FICO is much more than your credit score. The financial sector is a down-trodden wreck, so why talk that mess? “Payment holidays,” for one. This goddamn virus has created an economy-wide financial crisis. Face-to-face business has ceased and customer service is in overload. A month’s worth of customer service now occurs everyday. That’s business for FICO. Customer service?
Proper diversification calls for exposure to the financials. Yet banks are squashed. What’s left? Financial infrastructure. That’s why we’ve been thinking “FICO. STILL SCORING.” Continue reading FICO. STILL SCORING.

Kirkland Lake Gold. Mining For Facts.

APRIL 4, 2020. No one skips this monstrous spanking machine market. How ’bout gold? No, not even things that shine escape the spank. Zoom Video’s been shining. Following the Guardian beat-down article it more glows, in the dark, as a misleader, rather than a leader. Love it or not, yet it’s difficult to love a firm that announces its’ “halting feature development to focus on security and safety.” Isn’t that supposed to be job one?
But then Kirkland’s the question. Back in January when we last covered KL they were technically challenging a jaw-dropping three-year uptrend. And Now? “Kirkland Lake Gold. Mining For Facts.” Continue reading Kirkland Lake Gold. Mining For Facts.

Brain Pill. Two Minutes. MSFT v. GOOG.

MARCH 28, 2020. Spring is sneaking in as our attention is splintered.
We’re petting the cat and peeling thunder and pouring rain won’t stop that.. We’re now under the gun and if that hasn’t rocked your socks then you’re ready for that chaise lounge helium trip up to the stratosphere. Remember that guy in California and his helium balloon lawn chair? He got a call from the FAA. What’s next when both the light and the air grow thin?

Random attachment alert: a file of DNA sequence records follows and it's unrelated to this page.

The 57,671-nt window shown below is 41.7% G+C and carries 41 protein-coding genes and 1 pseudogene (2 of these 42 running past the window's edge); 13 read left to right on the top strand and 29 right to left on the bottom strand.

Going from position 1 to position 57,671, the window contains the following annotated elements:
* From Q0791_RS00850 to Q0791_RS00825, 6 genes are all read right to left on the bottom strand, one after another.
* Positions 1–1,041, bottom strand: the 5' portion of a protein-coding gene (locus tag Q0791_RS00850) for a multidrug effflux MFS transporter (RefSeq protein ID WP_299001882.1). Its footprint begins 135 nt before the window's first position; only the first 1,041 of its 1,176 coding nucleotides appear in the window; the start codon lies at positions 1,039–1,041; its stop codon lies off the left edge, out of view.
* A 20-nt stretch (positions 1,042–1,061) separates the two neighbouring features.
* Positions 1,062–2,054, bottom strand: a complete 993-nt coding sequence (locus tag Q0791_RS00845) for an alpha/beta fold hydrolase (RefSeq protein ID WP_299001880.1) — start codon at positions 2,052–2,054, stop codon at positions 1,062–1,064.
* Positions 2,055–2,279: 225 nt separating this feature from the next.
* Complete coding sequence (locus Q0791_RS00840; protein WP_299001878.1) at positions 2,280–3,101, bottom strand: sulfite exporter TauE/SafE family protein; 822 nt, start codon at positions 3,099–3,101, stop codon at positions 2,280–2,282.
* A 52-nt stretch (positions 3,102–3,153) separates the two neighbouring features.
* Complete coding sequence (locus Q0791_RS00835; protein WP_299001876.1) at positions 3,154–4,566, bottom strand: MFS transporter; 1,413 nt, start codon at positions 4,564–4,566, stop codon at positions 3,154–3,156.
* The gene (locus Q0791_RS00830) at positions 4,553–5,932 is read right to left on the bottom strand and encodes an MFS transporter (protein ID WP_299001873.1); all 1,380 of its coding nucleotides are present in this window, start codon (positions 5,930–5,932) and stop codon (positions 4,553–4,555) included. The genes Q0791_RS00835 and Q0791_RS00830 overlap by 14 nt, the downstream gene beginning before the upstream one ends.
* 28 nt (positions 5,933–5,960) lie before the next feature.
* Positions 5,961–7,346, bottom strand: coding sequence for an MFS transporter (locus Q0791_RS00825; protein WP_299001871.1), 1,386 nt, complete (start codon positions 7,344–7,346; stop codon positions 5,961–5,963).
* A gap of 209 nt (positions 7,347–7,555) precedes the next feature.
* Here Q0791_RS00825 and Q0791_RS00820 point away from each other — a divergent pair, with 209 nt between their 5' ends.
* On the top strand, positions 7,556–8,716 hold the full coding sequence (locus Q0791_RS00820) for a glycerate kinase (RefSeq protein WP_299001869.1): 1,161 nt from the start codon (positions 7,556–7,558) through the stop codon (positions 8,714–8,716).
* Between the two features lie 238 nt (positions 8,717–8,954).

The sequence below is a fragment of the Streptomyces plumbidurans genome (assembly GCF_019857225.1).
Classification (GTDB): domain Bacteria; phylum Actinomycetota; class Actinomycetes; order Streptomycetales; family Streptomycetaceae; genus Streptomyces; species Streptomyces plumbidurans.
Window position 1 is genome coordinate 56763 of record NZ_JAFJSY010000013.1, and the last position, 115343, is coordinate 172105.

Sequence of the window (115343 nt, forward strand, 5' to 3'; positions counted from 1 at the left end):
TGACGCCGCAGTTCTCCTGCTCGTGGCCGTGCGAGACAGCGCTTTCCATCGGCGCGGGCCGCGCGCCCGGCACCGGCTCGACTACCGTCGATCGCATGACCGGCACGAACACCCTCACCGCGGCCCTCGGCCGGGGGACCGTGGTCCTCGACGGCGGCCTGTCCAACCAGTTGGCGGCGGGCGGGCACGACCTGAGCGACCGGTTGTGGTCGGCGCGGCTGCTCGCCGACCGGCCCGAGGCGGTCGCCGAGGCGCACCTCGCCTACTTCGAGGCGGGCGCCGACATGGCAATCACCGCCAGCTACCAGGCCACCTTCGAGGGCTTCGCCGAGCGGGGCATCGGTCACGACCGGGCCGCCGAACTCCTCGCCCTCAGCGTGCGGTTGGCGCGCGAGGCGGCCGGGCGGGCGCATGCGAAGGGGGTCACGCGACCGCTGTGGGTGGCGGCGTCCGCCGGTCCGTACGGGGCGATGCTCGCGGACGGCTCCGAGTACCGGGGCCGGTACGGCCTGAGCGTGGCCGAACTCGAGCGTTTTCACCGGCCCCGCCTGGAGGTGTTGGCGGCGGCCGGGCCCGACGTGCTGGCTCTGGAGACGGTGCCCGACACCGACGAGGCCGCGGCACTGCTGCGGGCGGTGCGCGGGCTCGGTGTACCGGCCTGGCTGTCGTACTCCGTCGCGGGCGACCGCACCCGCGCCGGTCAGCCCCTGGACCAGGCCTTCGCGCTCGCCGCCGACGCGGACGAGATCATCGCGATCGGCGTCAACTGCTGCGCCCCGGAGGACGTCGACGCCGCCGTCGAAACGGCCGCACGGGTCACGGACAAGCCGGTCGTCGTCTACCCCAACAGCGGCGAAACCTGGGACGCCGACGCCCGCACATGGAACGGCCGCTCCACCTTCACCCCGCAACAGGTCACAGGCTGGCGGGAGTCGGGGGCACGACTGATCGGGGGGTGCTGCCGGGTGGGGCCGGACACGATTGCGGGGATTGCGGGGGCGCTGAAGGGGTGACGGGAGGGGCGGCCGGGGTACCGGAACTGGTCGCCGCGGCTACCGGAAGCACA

Light and air in market terms mean the essentials and the giants: phone, power, and those near a trillion. The smart and savvy warned us earlier that tech would be autopsied in all this.  It was. Yet, the Stay-at-Home ecosystem means more of the bigs–more band width, for more remote working, more gaming, streaming, online shopping. Hum, who does all that?
China brewed this virus and it’s now demonstrating this expanding tech truth pushing up behind.  We need more not only from VZ, T, and UPS, but also from GOOG, AMZN, and MSFT. That leads us right back to thinking big. When the economic storm boils you wanna bunk with the bigs. That’s why we’re having a “Brain Pill. Two Minutes. MSFT v. GOOG.”  
Continue reading Brain Pill. Two Minutes. MSFT v. GOOG.

F BOMB

MARCH 11, 2020. Back in 1957 Toyota landed at a derelict Rambler dealership deep in Hollywood. Nobody noticed. “Made in Japan” meant junk. Detroit owned American driving, and had since the beginning. During the mid-80’s the Japanese auto invasion reached critical mass. Buyers had noticed the quality difference. Detroit was caught lame, dopey, and bloated. The junk rolling off their production lines looked good, to them. Buyer felt otherwise.
Meanwhile, Japan’s spiritual egalitarian management style was producing a lean and reliable product line. Fuel economy mattered as well, and those quality-packed offerings carved up the U.S. auto market like a Samurai sword.
And it was business as usual for Detroit. Ford and Gm have habitually leaned backward rather than toward a transformative future. During the Yom Kippur War in 1973 OPEC hit an oil addicted west with an oil embargo. Gas lines wrapped around the block as motorists physically pushed eight cylinder boats toward busy pumps.
Oil trouble sent Detroit halfheartedly toward EV thinking. The obstacles were huge. Did they keep thinking long-term? No. The second oil again flowed they jettisoned the entire EV concept and packed their shaky prototypes into the crusher. They didn’t even leave an EV pilot light sparking. Now Tesla’s all over their backs.
The marvels of Detroit are many, including their repeated myopic refusal to tool for any future beyond next year. Detroit is a come from behind operator. That’s why Ford’s now an “F BOMB.” Continue reading F BOMB